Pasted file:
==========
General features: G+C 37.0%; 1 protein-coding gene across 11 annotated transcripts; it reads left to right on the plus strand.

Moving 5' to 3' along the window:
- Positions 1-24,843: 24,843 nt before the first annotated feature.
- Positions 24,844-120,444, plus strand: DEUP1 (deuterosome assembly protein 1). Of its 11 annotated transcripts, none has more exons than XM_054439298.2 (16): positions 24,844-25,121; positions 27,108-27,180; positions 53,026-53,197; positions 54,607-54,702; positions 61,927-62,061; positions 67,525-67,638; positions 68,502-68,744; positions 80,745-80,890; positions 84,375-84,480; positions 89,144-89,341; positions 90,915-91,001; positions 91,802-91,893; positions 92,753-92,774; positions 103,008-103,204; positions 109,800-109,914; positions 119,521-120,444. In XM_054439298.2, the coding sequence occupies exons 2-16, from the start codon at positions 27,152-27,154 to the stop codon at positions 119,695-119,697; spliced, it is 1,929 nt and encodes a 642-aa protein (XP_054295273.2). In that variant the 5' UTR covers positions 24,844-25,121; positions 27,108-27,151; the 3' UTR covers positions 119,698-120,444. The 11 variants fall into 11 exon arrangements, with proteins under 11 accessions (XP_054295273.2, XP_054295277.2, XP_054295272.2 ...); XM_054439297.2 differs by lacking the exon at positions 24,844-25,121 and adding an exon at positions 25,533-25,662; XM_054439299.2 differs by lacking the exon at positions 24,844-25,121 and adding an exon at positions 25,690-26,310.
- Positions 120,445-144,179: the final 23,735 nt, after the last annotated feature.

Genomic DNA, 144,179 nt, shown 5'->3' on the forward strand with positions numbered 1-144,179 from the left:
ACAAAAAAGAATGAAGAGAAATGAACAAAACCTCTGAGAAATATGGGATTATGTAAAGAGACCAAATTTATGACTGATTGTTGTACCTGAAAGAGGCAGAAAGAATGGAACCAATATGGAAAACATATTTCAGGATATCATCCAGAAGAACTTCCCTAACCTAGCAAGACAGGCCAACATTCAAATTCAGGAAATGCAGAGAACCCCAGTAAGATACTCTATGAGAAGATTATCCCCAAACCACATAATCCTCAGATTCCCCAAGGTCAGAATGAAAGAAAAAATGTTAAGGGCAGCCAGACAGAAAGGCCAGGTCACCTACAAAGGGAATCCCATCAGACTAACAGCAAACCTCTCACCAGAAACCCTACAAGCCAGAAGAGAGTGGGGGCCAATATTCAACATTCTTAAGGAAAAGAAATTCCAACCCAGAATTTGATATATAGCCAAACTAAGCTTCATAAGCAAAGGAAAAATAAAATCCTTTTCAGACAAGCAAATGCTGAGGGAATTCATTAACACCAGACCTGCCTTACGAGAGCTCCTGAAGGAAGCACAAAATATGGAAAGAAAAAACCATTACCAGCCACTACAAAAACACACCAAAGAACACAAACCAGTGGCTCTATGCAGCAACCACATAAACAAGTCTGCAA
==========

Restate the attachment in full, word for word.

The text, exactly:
General features: G+C 37.0%; 1 protein-coding gene across 11 annotated transcripts; it reads left to right on the plus strand.

Moving 5' to 3' along the window:
- Positions 1-24,843: 24,843 nt before the first annotated feature.
- Positions 24,844-120,444, plus strand: DEUP1 (deuterosome assembly protein 1). Of its 11 annotated transcripts, none has more exons than XM_054439298.2 (16): positions 24,844-25,121; positions 27,108-27,180; positions 53,026-53,197; positions 54,607-54,702; positions 61,927-62,061; positions 67,525-67,638; positions 68,502-68,744; positions 80,745-80,890; positions 84,375-84,480; positions 89,144-89,341; positions 90,915-91,001; positions 91,802-91,893; positions 92,753-92,774; positions 103,008-103,204; positions 109,800-109,914; positions 119,521-120,444. In XM_054439298.2, the coding sequence occupies exons 2-16, from the start codon at positions 27,152-27,154 to the stop codon at positions 119,695-119,697; spliced, it is 1,929 nt and encodes a 642-aa protein (XP_054295273.2). In that variant the 5' UTR covers positions 24,844-25,121; positions 27,108-27,151; the 3' UTR covers positions 119,698-120,444. The 11 variants fall into 11 exon arrangements, with proteins under 11 accessions (XP_054295273.2, XP_054295277.2, XP_054295272.2 ...); XM_054439297.2 differs by lacking the exon at positions 24,844-25,121 and adding an exon at positions 25,533-25,662; XM_054439299.2 differs by lacking the exon at positions 24,844-25,121 and adding an exon at positions 25,690-26,310.
- Positions 120,445-144,179: the final 23,735 nt, after the last annotated feature.

Genomic DNA, 144,179 nt, shown 5'->3' on the forward strand with positions numbered 1-144,179 from the left:
ACAAAAAAGAATGAAGAGAAATGAACAAAACCTCTGAGAAATATGGGATTATGTAAAGAGACCAAATTTATGACTGATTGTTGTACCTGAAAGAGGCAGAAAGAATGGAACCAATATGGAAAACATATTTCAGGATATCATCCAGAAGAACTTCCCTAACCTAGCAAGACAGGCCAACATTCAAATTCAGGAAATGCAGAGAACCCCAGTAAGATACTCTATGAGAAGATTATCCCCAAACCACATAATCCTCAGATTCCCCAAGGTCAGAATGAAAGAAAAAATGTTAAGGGCAGCCAGACAGAAAGGCCAGGTCACCTACAAAGGGAATCCCATCAGACTAACAGCAAACCTCTCACCAGAAACCCTACAAGCCAGAAGAGAGTGGGGGCCAATATTCAACATTCTTAAGGAAAAGAAATTCCAACCCAGAATTTGATATATAGCCAAACTAAGCTTCATAAGCAAAGGAAAAATAAAATCCTTTTCAGACAAGCAAATGCTGAGGGAATTCATTAACACCAGACCTGCCTTACGAGAGCTCCTGAAGGAAGCACAAAATATGGAAAGAAAAAACCATTACCAGCCACTACAAAAACACACCAAAGAACACAAACCAGTGGCTCTATGCAGCAACCACATAAACAAGTCTGCAA